Unfair Contract Terms

Unfair Contract Terms



National Unfair Contract Terms

The Trade Practices Amendment (Australian Consumer Law) Bill 2009

The Bill is the first stage of the Commonwealth Government’s implementation of the national consumer policy framework. It amends the Trade Practices Act to establish the Australian Consumer Law as a schedule to that Act. As well as introducing new penalties, enforcement powers and consumer redress options, the Bill also introduces national unfair contract terms provisions.

What contracts will the unfair contract terms provisions apply to?

The unfair contract provisions contained in the Bill will apply only to “standard-form consumer contracts”, i.e. contracts, in which at least one of the parties is an individual, and the contract is made predominantly for personal, domestic or household purposes.

The unfair contract provision in the Trade Practices Act applies to contracts entered into for the supply of goods and services, or a sale or grant of an interest in land. In the context of the ASIC Act, the consumer contract must be for the supply of financial services. Both Acts require that the contract be entered into predominantly for personal, domestic or household purposes.

The provisions of the Bill do not apply to business-to-business contracts (however, the Government  indicated that those contracts will also be considered at a later time). The Bill’s provisions will also not apply to the contracts of:

  • salvage or towage.
  • ship charter parties or carriage of goods by ship and
  • company and managed investment scheme constitutions.

How will the new provisions apply?

A term of a consumer contract will be void (but may be severed) if the contract:

  • is a standard-form contract, and
  • the term is ‘unfair’.

What is a standard-form contract?

Whether the contract would be considered a standard-form contract, depends on the following factors:

  • whether one of the parties has all or most of the bargaining power in the transaction;
  • whether the contract was prepared by one party before the negotiations commenced;
  • whether the other party was required to either accept or reject the terms of the contract, as opposed to negotiating the terms of the contract (excluding the upfront price); and
  • whether the terms of the contract take into account the specific characteristics of the transaction.

What will be considered ‘unfair’?

A term will be considered unfair if :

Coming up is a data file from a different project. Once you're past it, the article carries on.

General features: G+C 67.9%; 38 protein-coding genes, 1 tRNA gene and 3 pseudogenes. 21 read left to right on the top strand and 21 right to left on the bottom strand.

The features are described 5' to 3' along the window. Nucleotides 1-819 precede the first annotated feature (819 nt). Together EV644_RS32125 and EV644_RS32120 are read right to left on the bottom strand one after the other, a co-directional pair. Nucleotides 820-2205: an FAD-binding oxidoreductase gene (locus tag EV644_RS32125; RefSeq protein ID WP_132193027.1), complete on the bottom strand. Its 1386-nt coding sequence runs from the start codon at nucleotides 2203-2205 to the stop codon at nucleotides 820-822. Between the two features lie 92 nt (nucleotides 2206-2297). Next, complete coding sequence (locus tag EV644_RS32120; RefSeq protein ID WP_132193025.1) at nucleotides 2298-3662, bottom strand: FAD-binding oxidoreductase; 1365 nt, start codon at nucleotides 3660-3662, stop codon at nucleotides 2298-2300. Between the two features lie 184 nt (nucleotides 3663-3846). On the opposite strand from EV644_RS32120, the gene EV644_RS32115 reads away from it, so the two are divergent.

• the term causes a “significant imbalance” in the parties’ rights and obligations under the contract (a question of fact); and
  • the term is not reasonably necessary to protect the legitimate interests of a party to the contract (to negate this presumption, it would have to be established that the “legitimate interest” of the party was greater than the detriment caused to the consumer).

In determining whether a term is unfair, the court must also take into account the extent to which the term would cause detriment to one of the parties, and the extent to which the term is “transparent” (meaning expressed legibly in plain English), having regard to the contract as a whole.

The Bill provides examples of types of terms that may be considered unfair. These include terms that allow one party to a contract, but not the other party to:

  • avoid performance of the contract;
  • terminate the contract;
  • renew (or not renew) the contract;
  • vary the upfront price payable;
  • vary the goods, services, or financial services to be supplied; or
  • limiting vicarious liability or another party’s right to sue.

However, terms that define the “subject matter” of the contract or establish the “upfront price” are excluded from the operation of this section.

What is the “upfront price”?

The “upfront price” is defined as the consideration provided for the supply or sale under the contract which is disclosed when the contract is entered into. In the context of the ASIC Act the upfront price means the total amount owing under the credit contract (including both principal and interest), as long as it is disclosed at or before the time the contract was made. It may also extend to the cash price payable for goods or services, as well as a series of future payments.

In determining whether or not a payment forms the “upfront price”, a key consideration will be the “transparency” of the disclosure of the payment, such that the consumer understands the price to be paid.


It is intended that the Australian Consumer Law will commence on 1 January 2010, at which time the unfair contract terms provisions will apply to all standard-form contracts entered into on or after that date. The provisions will not apply retrospectively to standard-form consumer contracts under the Trade Practices Act and the ASIC Act entered into before 1 January 2010, unless those contracts have been renewed or varied after that date.

Accordingly, businesses may now wish to consider reviewing the terms of any standard-form contracts if they contain any possibly unfair terms, and if so, if those terms would be considered “reasonable necessary”.

Office Location and Contact Details


Aitken Whyte Lawyers Brisbane
2/414 Upper Roma Street
Brisbane QLD 4000

Ph: 07 3229 4459
Fax: +617 3211 9311
E: enquiries@awbrisbanelawyers.com.au